SOLUTION: The first part is what I have to solve, and I do not no what I am doing. Especially what it says about exersice 107 I cannot solve that one either but does it have to be done in or

Algebra ->  Algebra  -> Square-cubic-other-roots -> SOLUTION: The first part is what I have to solve, and I do not no what I am doing. Especially what it says about exersice 107 I cannot solve that one either but does it have to be done in or      Log On

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 Algebra: Square root, cubic root, N-th root Solvers Lessons Answers archive Quiz In Depth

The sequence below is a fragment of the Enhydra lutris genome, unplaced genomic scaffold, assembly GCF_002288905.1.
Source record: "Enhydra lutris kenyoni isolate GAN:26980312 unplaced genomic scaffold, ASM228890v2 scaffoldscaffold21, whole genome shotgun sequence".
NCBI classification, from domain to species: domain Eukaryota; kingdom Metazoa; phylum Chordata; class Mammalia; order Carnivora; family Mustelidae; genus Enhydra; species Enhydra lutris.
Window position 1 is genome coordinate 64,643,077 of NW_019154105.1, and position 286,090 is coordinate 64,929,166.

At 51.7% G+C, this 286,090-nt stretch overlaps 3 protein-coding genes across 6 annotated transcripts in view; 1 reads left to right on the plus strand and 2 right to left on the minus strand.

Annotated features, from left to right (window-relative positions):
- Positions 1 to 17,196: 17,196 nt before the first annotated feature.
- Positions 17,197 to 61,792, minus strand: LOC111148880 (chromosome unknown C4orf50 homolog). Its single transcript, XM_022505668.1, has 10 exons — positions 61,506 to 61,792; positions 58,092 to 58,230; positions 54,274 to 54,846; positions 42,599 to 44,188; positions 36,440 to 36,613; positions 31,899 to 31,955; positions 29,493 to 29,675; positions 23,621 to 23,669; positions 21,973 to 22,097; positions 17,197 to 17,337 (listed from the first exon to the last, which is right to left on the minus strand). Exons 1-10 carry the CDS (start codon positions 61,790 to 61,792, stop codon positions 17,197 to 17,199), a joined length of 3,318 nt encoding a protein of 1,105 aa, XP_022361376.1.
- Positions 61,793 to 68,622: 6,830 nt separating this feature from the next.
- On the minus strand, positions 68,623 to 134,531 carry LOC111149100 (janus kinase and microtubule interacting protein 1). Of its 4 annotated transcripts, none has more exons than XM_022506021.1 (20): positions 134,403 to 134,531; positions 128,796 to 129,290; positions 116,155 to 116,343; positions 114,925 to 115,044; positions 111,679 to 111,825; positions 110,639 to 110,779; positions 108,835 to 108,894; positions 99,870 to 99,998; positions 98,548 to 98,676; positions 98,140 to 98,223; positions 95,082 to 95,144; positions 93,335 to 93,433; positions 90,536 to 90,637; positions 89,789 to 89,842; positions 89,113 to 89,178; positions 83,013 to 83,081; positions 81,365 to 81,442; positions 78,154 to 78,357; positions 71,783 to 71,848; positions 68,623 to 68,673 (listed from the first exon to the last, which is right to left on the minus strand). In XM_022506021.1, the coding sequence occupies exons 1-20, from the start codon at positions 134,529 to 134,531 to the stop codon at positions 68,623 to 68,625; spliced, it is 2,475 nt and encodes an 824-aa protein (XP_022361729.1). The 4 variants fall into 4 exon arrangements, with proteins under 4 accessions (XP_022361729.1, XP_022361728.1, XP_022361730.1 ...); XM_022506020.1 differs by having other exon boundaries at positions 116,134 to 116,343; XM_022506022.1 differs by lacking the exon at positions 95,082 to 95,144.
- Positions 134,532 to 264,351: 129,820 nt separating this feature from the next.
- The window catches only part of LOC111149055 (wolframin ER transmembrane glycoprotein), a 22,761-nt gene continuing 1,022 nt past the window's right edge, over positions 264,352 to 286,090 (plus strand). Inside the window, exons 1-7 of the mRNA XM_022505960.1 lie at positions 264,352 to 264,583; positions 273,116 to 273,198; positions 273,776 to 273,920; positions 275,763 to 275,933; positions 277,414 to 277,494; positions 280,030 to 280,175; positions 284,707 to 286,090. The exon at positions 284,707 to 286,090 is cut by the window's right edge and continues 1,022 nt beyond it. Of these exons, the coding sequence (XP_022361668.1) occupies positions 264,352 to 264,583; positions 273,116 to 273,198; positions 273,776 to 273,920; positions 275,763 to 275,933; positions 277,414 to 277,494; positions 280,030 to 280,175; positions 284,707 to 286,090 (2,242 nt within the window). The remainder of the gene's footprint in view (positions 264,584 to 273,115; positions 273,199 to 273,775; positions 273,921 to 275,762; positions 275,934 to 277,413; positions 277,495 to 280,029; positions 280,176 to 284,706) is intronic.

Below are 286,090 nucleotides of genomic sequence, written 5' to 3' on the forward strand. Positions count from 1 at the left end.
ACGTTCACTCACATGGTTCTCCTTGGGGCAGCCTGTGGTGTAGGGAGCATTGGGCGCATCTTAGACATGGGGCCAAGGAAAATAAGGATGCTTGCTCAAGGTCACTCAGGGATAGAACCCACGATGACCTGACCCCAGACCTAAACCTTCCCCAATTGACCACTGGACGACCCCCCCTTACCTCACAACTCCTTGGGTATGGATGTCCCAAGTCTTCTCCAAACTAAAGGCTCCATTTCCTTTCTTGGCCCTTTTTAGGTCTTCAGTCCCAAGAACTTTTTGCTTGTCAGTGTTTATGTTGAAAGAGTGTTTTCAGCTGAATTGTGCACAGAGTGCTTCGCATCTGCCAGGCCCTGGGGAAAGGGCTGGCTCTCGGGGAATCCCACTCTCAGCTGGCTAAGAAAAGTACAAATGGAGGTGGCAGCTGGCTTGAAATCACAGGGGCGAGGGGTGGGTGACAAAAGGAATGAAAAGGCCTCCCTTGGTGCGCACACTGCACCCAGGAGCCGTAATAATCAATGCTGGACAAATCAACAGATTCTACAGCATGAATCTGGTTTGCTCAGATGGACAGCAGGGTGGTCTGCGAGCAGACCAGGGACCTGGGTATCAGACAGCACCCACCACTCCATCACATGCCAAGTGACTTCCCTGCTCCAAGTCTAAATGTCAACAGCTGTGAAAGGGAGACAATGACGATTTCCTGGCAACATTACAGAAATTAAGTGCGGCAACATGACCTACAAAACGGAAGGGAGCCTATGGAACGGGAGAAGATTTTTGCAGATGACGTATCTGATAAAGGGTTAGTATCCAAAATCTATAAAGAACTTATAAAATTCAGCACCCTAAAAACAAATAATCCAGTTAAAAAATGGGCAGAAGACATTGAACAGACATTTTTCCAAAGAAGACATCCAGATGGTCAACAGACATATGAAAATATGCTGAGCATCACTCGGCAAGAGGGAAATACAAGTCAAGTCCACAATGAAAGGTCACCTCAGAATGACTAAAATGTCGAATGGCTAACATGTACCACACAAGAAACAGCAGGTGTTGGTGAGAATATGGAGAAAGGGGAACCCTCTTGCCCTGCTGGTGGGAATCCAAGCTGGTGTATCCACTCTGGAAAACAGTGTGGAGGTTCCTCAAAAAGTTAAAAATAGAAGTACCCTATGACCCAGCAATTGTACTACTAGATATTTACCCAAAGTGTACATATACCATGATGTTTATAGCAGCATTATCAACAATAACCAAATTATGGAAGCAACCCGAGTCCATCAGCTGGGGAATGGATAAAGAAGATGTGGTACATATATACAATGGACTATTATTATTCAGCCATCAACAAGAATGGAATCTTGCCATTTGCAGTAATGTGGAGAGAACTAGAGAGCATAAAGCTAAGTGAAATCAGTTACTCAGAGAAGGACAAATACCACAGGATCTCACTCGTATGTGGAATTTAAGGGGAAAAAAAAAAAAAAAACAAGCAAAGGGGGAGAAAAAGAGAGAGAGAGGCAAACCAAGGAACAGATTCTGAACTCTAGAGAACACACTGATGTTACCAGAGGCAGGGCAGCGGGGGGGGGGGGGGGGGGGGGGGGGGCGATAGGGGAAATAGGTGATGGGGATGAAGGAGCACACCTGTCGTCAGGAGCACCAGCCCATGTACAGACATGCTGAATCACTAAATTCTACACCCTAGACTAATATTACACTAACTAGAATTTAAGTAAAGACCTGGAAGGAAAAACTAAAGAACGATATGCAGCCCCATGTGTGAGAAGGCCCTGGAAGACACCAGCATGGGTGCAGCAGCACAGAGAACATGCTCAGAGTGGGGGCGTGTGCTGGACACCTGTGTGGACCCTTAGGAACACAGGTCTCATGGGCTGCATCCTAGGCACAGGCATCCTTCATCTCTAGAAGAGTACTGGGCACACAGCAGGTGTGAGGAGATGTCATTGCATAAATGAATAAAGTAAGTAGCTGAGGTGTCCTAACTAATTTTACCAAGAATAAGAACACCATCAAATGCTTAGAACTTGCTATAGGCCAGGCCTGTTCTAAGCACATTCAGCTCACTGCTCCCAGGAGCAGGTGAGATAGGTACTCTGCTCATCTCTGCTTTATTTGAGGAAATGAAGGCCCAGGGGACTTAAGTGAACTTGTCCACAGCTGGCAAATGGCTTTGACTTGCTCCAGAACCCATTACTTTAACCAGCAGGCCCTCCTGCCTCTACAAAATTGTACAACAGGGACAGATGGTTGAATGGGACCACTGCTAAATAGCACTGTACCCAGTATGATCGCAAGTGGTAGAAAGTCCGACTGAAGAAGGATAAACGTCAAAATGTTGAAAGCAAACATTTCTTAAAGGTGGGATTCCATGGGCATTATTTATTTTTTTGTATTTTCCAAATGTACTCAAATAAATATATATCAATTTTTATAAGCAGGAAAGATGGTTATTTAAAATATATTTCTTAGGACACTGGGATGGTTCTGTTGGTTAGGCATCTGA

Click here to see ALL problems on Square-cubic-other-roots Question 230408: The first part is what I have to solve, and I do not no what I am doing. Especially what it says about exersice 107 I cannot solve that one either but does it have to be done in order to answer the top part of the question? HELP SOMEBODY please. I need help. I am not sure if this is a work problem or a square root problem either :( Comparing wind chills. Use the formula from Exercise 107 to determine who will feel colder: a person in Minneapolis at 10°F with a 15-mph wind or a person in Chicago at 20°F with a 25-mph wind. 107. Wind chill. The wind chill temperature W (how cold the air feels) is determined by the air temperature t and the wind velocity v. Through experimentation in Antarctica, Paul Siple developed a formula for W: W = 91.4 - (10.5+6.7sqrtv-0.45v)(457-5t)/110 (this is a fraction) where W and t are in degrees Fahrenheit and v is in miles per hour (mph). a) Find W to the nearest whole degree when t = 25°F and v = 20 mph. b) Use the accompanying graph to estimate W when t = 25°F and v = 30 mph.Answer by stanbon(57290)   (Show Source): You can put this solution on YOUR website!Use the formula from Exercise 107 to determine who will feel colder: a person in Minneapolis at 10°F with a 15-mph wind or a person in Chicago at 20°F with a 25-mph wind. 107. Wind chill. The wind chill temperature W (how cold the air feels) is determined by the air temperature t and the wind velocity v. Through experimentation in Antarctica, Paul Siple developed a formula for W: W = 91.4 - (10.5+6.7sqrtv-0.45v)(457-5t)/110 (this is a fraction) Question: I see the denominator but where does the fraction start? --------------------------------------------- where W and t are in degrees Fahrenheit and v is in miles per hour (mph). a) Find W to the nearest whole degree when t = 25°F and v = 20 mph. W = 91.4 - (10.5+6.7sqrt(20)-0.45(20))/110 ---------------- Comment: I cannot see where the numerator for the fraction starts. ----------------------------------------------------- b) Use the accompanying graph to estimate W when t = 25°F and v = 30 mph. Comment: Graph not provided. ================================= Cheers, Stan H.